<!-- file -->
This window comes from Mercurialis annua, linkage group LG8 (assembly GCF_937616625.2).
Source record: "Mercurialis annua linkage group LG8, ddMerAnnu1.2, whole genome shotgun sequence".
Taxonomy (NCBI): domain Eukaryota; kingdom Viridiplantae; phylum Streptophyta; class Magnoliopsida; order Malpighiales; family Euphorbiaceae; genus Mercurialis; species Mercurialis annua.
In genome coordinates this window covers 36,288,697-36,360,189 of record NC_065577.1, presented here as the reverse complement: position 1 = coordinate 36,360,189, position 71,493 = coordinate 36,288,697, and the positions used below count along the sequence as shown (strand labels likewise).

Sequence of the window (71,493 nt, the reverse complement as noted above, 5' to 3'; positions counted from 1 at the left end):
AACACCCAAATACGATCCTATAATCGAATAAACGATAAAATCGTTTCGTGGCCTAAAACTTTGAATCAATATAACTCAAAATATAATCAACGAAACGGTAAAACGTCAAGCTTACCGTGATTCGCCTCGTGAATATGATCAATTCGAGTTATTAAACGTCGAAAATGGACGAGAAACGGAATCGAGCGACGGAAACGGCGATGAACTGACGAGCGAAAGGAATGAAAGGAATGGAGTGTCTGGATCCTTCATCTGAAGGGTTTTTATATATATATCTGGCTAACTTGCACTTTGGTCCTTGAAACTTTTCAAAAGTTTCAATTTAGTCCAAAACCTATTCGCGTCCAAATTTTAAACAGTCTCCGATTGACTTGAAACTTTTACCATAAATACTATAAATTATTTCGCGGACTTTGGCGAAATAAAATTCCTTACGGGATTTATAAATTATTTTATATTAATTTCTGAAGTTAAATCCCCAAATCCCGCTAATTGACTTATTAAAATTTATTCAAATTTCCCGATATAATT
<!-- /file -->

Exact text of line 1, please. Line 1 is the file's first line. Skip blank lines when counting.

This window comes from Mercurialis annua, linkage group LG8 (assembly GCF_937616625.2).